The Way I See It!

I am an Ultra-Conservative, Alpha-Male, True Authentic Leader, Type "C" Personality, who is very active in my community; whether it is donating time, clothes or money for Project Concern or going to Common Council meetings and voicing my opinions. As a blogger, I intend to provide a different viewpoint "The way I see it!" on various world, national and local issues with a few helpful tips & tidbits sprinkled in.

Our Tax Dollars Through Collective Bargaining Part2

Wisconsin, Union

From WisPolitics


Example #1 WEA Trust


Currently many school districts participate in WEA trust because WEAC collectively bargains to get as many school districts across the state to participate in this union run health insurance plan as possible.  Union leadership benefits from members participating in this plan.  If school districts enrolled in the state employee health plan, it would save school districts up to $68 million per year.  Beyond that if school districts had the flexibility to look for health insurance coverage outside of WEA trust or the state plan, additional savings would likely be realized.


Example #2 Viagra for Teachers


The Milwaukee Teachers' Education Association (MTEA) tried to use a policy established by collective bargaining to obtain health insurance coverage that specifically paid for Viagra.  Cost to taxpayers is $786,000 a year.





Example #3 Unrealistic Overtime Provisions


On a state level, the Department of Corrections allows correctional workers who call in sick to collect overtime if they work a shift on the exact same day.  The specific provision that allows this to happen was collectively bargained for in their contract.  Cost to taxpayers $4.8 million.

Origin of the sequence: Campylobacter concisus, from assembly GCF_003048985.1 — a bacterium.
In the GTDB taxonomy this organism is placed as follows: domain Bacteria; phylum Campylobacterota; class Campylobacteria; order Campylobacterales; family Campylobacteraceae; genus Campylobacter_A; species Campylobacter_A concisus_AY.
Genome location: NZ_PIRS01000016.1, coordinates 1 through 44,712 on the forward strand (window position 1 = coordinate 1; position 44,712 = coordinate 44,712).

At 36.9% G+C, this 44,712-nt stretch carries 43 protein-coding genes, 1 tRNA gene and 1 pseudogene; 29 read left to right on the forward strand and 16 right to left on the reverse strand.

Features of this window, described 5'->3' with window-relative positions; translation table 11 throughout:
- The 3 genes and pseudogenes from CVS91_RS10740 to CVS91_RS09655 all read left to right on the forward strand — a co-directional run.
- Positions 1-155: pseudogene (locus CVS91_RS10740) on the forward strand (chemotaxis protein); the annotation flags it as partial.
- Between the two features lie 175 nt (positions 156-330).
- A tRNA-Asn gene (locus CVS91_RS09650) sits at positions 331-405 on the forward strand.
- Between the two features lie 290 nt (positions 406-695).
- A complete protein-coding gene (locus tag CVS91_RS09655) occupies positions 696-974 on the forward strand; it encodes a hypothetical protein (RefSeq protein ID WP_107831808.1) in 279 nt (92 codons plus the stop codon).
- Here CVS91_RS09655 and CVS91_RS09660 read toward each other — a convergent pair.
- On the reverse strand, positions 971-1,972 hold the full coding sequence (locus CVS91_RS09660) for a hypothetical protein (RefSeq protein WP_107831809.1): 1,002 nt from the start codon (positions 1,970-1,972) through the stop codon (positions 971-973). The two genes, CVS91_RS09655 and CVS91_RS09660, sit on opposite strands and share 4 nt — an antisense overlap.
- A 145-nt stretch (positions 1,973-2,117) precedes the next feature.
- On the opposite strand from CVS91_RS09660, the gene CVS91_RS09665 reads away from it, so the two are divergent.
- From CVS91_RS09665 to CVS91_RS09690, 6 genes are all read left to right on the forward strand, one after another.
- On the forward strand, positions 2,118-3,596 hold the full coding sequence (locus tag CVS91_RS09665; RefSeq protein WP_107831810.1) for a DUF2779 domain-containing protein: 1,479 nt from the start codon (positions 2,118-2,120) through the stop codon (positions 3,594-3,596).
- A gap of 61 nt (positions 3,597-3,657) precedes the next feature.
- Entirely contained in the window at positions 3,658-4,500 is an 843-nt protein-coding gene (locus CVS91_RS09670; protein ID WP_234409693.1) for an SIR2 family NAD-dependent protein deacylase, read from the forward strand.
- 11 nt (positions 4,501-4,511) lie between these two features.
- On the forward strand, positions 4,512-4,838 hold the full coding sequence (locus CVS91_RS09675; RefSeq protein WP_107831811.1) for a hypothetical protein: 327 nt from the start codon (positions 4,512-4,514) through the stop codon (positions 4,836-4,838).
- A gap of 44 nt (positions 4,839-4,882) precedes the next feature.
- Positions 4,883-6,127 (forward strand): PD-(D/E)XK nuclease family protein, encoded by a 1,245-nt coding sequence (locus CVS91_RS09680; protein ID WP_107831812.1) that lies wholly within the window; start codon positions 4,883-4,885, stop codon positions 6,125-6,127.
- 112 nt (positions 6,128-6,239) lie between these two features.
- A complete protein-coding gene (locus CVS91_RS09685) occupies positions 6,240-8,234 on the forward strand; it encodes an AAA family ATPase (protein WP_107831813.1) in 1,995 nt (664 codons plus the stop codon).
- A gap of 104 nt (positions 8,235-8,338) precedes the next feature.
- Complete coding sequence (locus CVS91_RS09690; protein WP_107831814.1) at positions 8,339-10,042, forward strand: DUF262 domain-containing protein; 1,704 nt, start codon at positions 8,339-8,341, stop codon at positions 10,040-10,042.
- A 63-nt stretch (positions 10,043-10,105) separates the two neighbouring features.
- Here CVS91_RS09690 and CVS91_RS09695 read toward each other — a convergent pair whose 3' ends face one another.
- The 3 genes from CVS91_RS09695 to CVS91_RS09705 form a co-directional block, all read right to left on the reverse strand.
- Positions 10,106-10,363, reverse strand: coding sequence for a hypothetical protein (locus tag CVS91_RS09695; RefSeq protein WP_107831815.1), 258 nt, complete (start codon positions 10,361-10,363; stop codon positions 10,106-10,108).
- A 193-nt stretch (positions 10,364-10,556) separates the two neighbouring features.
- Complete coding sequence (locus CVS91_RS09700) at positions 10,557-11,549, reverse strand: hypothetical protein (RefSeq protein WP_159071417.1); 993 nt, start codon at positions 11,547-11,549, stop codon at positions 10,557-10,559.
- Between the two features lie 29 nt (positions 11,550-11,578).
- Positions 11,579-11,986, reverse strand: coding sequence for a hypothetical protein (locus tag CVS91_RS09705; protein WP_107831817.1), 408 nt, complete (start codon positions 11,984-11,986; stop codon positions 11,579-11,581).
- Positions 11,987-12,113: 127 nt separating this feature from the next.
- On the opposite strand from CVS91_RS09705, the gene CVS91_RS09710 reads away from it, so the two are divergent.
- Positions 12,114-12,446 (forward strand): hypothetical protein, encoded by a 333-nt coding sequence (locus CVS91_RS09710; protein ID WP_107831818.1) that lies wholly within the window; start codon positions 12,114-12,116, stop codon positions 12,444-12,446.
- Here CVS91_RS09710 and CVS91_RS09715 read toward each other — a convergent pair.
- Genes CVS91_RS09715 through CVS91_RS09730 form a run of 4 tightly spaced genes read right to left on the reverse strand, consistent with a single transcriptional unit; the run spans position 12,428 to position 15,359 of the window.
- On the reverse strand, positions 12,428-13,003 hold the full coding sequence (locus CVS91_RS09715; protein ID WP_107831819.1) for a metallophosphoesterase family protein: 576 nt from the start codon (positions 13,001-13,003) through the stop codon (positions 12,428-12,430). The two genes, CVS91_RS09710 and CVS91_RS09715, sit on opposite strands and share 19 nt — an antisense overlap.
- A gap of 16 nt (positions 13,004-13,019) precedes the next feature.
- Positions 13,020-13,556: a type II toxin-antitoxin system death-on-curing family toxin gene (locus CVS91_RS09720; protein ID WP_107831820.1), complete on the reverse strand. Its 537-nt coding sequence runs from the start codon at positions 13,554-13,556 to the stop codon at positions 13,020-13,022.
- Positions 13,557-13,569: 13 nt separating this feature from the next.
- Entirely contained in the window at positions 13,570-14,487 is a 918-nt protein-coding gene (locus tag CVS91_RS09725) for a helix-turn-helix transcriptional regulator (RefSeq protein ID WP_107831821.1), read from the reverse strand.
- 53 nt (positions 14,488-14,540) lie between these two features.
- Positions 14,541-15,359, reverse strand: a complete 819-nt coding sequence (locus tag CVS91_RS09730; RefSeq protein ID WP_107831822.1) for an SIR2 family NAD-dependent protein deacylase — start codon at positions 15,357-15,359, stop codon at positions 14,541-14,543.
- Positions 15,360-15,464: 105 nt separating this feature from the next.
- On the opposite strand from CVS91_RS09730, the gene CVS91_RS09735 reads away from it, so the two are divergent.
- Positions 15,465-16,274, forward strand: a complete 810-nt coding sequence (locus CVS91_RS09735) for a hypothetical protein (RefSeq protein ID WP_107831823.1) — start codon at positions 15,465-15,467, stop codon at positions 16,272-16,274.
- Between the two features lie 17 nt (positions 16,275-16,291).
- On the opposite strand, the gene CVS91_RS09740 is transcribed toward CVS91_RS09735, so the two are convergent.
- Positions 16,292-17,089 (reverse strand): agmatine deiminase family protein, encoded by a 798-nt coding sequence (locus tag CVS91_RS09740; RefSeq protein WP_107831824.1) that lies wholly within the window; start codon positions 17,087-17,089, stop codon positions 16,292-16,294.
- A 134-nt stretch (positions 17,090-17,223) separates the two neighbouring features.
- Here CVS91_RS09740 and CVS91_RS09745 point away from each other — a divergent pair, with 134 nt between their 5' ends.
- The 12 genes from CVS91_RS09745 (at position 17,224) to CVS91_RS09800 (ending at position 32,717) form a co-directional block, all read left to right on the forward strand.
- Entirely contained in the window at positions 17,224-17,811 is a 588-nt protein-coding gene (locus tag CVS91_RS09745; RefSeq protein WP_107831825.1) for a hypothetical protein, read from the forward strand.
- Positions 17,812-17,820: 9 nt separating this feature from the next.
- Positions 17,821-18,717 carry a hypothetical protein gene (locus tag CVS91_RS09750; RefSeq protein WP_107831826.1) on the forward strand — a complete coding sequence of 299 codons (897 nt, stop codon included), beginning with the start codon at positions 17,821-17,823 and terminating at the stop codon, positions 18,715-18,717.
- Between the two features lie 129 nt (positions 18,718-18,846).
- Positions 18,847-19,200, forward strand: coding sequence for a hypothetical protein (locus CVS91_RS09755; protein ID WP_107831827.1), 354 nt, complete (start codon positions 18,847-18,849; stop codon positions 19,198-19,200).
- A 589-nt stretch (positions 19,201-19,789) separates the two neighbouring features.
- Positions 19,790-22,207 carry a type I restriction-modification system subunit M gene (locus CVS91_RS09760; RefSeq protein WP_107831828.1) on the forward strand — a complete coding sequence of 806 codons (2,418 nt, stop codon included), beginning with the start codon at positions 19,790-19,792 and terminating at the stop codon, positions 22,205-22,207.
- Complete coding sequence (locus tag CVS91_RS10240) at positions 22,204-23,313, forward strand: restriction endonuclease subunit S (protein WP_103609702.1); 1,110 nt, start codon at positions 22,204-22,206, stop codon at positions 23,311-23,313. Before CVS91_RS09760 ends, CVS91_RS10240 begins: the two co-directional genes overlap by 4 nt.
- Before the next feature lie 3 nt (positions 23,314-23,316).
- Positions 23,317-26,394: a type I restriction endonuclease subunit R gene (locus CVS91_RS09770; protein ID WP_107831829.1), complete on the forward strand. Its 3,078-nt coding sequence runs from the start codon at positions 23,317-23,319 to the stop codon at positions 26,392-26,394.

Reference: Attached department of corrections memo


Along with these specific examples illustrating why collective bargaining is a fiscal issue Governor Walker's spokesman, Cullen Werwie, released the following statement:


Collective bargaining has a fiscal impact at all levels of government.


Two years ago Senate Democrats rammed through a billion dollar tax increase in 24 hours without a public hearing.  Now it is reported they are hiding out at a Best Western in Illinois.  While they are vacationing the taxpayers who are paying their salaries are hard at work producing materials and providing services all while trying to make enough money to pay their families' bills.


Instead of stimulating the hospitality sector of Illinois' economy, Senate Democrats should come back to the Madison, debate the bill, cast their vote, and help get Wisconsin's economy back on track.


Paid-Time Off for Union Activities


In Milwaukee County alone, because the union collectively bargained for paid time off, fourteen employees receive salary and benefits for doing union business.  Of the fourteen, three are on full-time release for union business.  Milwaukee County spent over $170,000 in salary alone for these employees to only participate in union activities such as collective bargaining.


Surrender of Management Rights


Because of collecting bargaining, unions have included provisions in employee contracts that have a direct fiscal impact such as not allowing management to schedule workers based on operational needs and requiring notice and approval by the union prior to scheduling changes.  As county executive, Walker attempted to reduce work hours based on budget pressures and workload requirements by instituting a 35-hour work week to avoid layoffs, which the union opposed. Additionally, government cannot explore privatization of functions that could save taxpayers money.


Along with this release Governor Walker’s spokesman, Cullen Werwie, released the following statement:


Unfortunately for the millions of taxpayers who are currently paying these Senators’ salaries and benefits, Senator Julie Lassa and her 13 colleagues decided to take a 6 day vacation to Illinois to get ‘to know a lot of my fellow caucus members.’


While Senate Democrats are getting acquainted with each other in another state, Governor Walker is in Wisconsin working to balance the state budget. Senators should return to Wisconsin and make their voice heard through the democratic process by casting their votes.


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